Letter Opposing Changes to the International Tax Regime
April 15, 2010
TO THE MEMBERS OF THE UNITED STATES CONGRESS:
The U.S. Chamber of Commerce, the world's largest business federation representing the interests of more than three million businesses and organizations of every size, sector, and region, strongly opposes changes to the international tax regime, such as those as proposed in the Administration's FY2011 budget.
The Chamber urges Congress to reject repealing provisions of the international tax code simply to raise revenue. Companies already are facing approximately $500 billion in onerous new taxes under the health care legislation over the next 10 years. In order to keep American worldwide companies competitive, create and maintain jobs in America, and keep foreign investment flowing into the U.S. economy, Congress cannot impose punitive taxes every time they seek to spend money, especially when these tax increases are targeted at the very employers that are in the best position to hire and keep the U.S. economy strong.
The existing U.S. international tax system has evolved over time. While it is a patchwork approach to international taxation, these provisions are fundamental pieces of the U.S. tax system; they represent the delicate balance necessary to stimulate the growth of American worldwide companies while simultaneously attracting foreign investment, which is a valuable source of capital for the U.S. economy. Changes to these provisions, such as deferral, the foreign tax credit regime, the 80/20 company rules, the treatment of treaty benefits for certain deductible payments, transfer pricing, and the dual capacity rules cannot be considered lightly or in isolation. The consequences of such changes must be broadly considered for their impact on the U.S. economy, American workers, and global competitiveness.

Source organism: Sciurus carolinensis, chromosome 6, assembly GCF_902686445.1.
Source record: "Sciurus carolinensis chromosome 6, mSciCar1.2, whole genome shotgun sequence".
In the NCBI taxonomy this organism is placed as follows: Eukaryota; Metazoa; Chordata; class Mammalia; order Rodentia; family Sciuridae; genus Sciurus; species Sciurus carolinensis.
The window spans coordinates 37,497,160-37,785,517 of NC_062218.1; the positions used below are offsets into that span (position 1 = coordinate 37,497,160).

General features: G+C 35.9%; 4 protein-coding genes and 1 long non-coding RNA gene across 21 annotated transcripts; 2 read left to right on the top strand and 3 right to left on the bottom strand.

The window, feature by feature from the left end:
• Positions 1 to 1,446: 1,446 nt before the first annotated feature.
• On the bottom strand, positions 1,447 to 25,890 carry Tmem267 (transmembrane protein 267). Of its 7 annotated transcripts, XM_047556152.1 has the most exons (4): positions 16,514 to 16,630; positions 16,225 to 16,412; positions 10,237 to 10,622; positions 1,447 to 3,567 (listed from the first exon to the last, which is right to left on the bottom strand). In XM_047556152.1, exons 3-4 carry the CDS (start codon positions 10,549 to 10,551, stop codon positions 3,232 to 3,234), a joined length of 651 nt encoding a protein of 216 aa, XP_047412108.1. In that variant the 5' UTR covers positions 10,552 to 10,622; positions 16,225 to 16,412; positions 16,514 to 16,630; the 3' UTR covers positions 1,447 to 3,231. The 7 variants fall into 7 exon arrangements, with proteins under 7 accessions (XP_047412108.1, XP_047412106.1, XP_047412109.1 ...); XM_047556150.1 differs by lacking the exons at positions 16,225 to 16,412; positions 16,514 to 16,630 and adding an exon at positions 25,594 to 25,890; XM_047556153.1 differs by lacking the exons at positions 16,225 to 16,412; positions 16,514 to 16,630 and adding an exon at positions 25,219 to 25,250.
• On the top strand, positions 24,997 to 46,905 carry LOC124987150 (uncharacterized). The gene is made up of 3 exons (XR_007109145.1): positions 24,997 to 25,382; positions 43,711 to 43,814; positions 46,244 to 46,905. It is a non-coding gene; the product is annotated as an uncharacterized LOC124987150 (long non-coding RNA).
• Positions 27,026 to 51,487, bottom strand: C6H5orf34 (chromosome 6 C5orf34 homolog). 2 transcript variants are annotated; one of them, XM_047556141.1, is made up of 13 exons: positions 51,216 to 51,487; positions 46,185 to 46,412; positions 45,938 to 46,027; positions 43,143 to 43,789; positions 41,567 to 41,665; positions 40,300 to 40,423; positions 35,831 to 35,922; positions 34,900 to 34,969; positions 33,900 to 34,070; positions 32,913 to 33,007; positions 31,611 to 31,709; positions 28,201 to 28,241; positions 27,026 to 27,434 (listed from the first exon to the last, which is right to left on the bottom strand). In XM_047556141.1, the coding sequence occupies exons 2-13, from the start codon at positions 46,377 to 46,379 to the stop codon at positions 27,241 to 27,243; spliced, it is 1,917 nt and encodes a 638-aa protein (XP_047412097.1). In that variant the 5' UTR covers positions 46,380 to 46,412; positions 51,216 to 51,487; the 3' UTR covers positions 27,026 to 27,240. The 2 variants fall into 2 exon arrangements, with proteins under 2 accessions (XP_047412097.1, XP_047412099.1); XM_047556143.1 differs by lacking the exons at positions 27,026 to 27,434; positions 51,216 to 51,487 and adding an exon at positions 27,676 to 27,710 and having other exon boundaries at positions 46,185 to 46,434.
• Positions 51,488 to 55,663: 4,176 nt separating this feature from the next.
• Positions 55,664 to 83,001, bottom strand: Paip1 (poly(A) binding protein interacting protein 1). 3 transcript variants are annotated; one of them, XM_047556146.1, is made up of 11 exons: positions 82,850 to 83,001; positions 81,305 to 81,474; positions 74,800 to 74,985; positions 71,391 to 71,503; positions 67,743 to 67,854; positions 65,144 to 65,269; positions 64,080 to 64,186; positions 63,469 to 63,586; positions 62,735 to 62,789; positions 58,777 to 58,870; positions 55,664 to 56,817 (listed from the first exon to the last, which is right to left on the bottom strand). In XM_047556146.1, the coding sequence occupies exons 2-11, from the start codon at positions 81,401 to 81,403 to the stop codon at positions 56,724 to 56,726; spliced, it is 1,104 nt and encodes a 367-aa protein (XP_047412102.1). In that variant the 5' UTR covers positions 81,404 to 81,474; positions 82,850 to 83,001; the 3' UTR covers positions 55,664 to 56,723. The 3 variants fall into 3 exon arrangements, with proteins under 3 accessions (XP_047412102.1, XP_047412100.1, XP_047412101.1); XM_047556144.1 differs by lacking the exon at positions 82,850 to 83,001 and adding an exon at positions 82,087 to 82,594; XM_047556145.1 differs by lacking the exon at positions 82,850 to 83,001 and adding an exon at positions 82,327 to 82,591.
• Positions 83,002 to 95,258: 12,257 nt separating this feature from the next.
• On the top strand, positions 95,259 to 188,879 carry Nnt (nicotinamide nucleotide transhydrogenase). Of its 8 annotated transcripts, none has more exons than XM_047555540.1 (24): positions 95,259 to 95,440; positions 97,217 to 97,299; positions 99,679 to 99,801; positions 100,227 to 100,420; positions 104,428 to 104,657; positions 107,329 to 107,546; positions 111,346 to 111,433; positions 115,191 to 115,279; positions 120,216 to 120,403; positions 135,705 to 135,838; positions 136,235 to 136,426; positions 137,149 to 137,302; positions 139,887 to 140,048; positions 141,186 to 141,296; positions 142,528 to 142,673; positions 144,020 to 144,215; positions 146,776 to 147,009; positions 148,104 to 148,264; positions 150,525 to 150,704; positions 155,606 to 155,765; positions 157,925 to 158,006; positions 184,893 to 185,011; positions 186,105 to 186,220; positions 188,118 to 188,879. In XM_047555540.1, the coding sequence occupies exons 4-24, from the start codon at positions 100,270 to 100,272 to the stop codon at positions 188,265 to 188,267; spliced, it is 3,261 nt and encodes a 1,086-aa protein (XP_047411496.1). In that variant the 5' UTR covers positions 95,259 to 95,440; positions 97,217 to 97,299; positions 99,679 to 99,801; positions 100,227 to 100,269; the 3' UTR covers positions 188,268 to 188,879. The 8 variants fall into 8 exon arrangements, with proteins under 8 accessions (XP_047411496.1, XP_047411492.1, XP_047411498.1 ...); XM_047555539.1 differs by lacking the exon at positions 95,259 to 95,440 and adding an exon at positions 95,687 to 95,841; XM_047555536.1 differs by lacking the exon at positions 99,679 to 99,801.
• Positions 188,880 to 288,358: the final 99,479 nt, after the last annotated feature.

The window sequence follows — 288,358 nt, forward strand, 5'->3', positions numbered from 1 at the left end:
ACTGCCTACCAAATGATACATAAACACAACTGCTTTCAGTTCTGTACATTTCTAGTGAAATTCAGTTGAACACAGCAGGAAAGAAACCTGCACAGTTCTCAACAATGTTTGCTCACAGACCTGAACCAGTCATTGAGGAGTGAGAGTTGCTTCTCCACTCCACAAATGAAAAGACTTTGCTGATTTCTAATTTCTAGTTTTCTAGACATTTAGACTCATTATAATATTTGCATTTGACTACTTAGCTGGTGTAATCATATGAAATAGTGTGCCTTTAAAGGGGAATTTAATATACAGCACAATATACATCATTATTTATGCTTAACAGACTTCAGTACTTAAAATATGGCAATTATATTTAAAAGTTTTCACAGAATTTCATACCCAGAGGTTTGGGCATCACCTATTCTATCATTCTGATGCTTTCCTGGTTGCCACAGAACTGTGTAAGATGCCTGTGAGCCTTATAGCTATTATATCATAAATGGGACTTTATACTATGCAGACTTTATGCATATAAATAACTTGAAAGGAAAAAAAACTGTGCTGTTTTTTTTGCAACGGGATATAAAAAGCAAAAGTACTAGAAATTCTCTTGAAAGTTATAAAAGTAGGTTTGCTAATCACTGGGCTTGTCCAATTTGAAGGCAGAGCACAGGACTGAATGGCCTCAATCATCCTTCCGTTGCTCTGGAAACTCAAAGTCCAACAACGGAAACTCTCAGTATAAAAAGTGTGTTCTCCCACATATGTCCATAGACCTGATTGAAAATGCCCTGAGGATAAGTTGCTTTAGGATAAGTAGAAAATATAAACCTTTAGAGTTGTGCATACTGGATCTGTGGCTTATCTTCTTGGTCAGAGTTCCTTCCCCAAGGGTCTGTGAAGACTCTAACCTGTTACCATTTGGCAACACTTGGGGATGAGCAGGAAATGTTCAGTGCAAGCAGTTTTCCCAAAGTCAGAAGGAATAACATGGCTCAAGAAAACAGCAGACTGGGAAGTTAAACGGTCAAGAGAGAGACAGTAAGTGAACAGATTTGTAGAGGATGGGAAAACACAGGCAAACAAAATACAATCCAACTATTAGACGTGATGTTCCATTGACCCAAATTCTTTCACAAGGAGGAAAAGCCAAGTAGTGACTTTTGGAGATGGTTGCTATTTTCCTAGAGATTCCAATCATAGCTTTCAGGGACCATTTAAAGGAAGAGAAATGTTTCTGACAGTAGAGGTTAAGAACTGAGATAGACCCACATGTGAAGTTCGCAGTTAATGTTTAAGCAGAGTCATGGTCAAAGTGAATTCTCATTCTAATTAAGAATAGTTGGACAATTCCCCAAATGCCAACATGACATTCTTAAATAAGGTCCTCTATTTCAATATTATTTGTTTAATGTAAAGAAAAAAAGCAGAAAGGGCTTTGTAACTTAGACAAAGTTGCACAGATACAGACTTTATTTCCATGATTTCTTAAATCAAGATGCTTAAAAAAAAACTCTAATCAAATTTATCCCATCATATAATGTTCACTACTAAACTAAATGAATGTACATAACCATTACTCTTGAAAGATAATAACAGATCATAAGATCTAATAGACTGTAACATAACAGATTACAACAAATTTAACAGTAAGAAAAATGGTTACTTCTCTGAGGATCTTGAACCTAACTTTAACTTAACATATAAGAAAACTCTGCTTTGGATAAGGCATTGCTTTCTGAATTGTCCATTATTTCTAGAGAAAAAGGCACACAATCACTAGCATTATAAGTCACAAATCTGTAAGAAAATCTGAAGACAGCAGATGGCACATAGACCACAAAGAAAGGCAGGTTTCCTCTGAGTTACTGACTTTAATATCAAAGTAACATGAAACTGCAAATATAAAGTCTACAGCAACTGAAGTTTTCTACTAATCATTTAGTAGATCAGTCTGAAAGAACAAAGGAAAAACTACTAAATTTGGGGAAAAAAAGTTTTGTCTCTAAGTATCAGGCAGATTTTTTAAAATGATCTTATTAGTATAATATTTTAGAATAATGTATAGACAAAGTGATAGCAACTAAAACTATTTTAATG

Congress has indicated its willingness to go down this slippery slope. In H.R. 4849, the "Small Business and Infrastructure Jobs Tax Act of 2010," the House voted to repeal the 80/20 company rules and to limit the treaty benefits of certain deductible payments. Changes to these provisions would deter foreign investment in the United States and have a negative impact on the U.S. economy. Congress has already moved ahead and made changes to these provisions to pay for unrelated initiatives and incentives, while unfortunately ignoring the detrimental and discriminatory effects of these taxes.
The Chamber strongly opposes any changes to international tax provisions which would adversely affect the competitiveness of American worldwide companies, would hinder the ability of companies to create jobs, or would upset the flow of foreign capital into the United States. The Chamber looks forward to working with Congress to ensure that the U.S. tax code allows worldwide American companies to remain competitive and encourages foreign investment in the United States.
R. Bruce Josten